It’s not often that a drunken chat after a round of golf turns so serious that the participants all wake up the next morning wanting to chat about it some more, writes Newshields.
However a recent gathering after 9 holes at the Bethlehem Golf Club achieved this remarkable feat. The topic? Is it possible for amateur club rugby in South Africa to have a yearly FA-Cup type competition to see who is best?
For those of you who do not follow the round ball game at all, the Football Association Cup in England is the oldest soccer tournament in the world and still one of the most prestigious.
What makes the FA cup special is that every single registered English football club can partake in it. Yes that’s right – every single club competes every year for the FA Cup, from Dowtown Dingville to even lesser clubs like Tottenham Hotspur.
So what will it take for club rugby in South Africa (and perhaps Namibia and Zim) to copy the FA cup?
First of all we need to understand the vast distances clubs will have to travel if for example ‘All Days’ gets drawn to play a Cape Town club. Secondly we need to realise that clubs are already cash strapped as it is. Finally we must understand the difference between totally amateur clubs and clubs like Tukkies where they sometimes field a highly paid professional or two. Or Maties where they often field a highly paid ‘player’ or two.
Looking at the above one might come close to rejecting the idea outright.
But consider the following:
If 2000 clubs play every year the competition will only consist of 10 ‘rounds’ whereby ‘small clubs’ (determined by number of registered players on their books/budgets etc) play round 1 to 3 with medium clubs joining round 4, bigger clubs at round 5 and semi-pro clubs at round 6 to 10.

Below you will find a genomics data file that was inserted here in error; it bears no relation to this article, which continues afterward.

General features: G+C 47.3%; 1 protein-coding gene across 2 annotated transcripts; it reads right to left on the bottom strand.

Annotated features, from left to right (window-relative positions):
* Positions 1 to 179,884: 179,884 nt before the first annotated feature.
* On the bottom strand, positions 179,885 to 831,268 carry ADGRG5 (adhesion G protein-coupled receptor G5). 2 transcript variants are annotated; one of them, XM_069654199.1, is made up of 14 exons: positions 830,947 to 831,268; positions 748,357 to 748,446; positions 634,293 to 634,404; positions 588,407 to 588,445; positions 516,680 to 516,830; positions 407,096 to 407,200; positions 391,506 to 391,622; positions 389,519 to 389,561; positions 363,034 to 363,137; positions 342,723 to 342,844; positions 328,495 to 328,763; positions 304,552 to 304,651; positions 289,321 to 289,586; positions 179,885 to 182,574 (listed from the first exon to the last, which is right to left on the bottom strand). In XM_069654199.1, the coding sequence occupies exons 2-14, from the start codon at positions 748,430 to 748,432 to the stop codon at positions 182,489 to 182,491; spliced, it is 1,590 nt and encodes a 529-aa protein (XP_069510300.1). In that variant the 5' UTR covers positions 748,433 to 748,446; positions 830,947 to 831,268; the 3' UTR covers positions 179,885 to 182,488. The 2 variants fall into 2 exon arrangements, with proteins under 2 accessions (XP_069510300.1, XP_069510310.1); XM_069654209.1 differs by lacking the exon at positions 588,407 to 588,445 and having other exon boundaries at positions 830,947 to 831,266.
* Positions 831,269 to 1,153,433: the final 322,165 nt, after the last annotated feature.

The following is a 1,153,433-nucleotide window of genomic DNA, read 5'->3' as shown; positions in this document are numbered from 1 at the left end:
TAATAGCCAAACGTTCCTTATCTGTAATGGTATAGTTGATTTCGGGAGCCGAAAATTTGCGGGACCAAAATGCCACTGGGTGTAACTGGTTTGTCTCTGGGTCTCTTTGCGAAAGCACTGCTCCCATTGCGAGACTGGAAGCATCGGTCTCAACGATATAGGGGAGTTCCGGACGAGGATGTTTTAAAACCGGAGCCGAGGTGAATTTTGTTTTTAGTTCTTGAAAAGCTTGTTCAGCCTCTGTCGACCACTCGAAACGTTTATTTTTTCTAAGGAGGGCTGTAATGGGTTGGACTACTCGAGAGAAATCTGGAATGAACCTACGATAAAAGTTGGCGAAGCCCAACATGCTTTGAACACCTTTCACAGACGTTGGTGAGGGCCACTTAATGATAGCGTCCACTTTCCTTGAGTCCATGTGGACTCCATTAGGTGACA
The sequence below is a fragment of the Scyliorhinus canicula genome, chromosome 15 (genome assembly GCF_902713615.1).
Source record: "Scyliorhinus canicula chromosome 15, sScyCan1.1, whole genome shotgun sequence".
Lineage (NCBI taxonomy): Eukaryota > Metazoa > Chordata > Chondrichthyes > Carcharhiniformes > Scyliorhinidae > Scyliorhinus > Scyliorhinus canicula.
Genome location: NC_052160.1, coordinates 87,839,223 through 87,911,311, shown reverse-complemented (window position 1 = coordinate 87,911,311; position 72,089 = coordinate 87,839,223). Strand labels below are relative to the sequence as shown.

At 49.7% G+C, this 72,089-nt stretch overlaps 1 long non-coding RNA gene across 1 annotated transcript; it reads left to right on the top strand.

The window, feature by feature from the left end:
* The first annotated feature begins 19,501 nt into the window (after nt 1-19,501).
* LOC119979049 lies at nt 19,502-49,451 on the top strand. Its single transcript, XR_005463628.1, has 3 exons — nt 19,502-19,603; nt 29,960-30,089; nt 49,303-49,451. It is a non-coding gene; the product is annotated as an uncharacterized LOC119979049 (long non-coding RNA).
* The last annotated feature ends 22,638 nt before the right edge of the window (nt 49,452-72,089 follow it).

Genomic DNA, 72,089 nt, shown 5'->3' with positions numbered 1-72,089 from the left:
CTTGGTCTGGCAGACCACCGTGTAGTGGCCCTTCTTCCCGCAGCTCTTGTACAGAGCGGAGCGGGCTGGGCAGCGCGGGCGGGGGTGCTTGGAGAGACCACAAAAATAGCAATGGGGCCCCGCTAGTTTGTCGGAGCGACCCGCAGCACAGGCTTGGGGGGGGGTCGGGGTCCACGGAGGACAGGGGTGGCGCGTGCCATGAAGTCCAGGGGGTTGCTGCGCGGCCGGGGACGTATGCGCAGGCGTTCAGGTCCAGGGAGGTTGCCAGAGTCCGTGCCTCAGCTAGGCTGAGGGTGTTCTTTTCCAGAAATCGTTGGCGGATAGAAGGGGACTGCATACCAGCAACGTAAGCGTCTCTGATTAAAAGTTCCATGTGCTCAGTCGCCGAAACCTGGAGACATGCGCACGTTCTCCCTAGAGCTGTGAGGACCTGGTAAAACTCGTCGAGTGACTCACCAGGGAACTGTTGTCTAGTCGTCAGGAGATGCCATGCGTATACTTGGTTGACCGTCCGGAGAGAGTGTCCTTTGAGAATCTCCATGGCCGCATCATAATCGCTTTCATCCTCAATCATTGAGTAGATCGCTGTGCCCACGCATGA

This means that most small and poorer clubs will only play one or two games a year. Only every second year will they play an away game. Home games can be marketed well seeing as its an ‘outsider’ team visiting town. This will generate some interest in the club game again and provide the host club some income. Only the really outstanding teams on the platteland, along with some very good development teams from the cities will reach 3 games per year, and of those 50% will be at home anyway.
During round 4 when the medium teams join the competition, only about 125 games remain. Once the bigger clubs join, only 62 games remain. By the time the university clubs and other semi-pro clubs join the competition, there will be 32 games remaining.
The next week the last 16 clubs could automatically enter the current ‘national club champs’, but under a much fairer system than the current one.
Care to chew on the idea for a while. Hopefully you will wake up tomorrow and still think it’s a good idea. And I have not discussed the pro’s yet!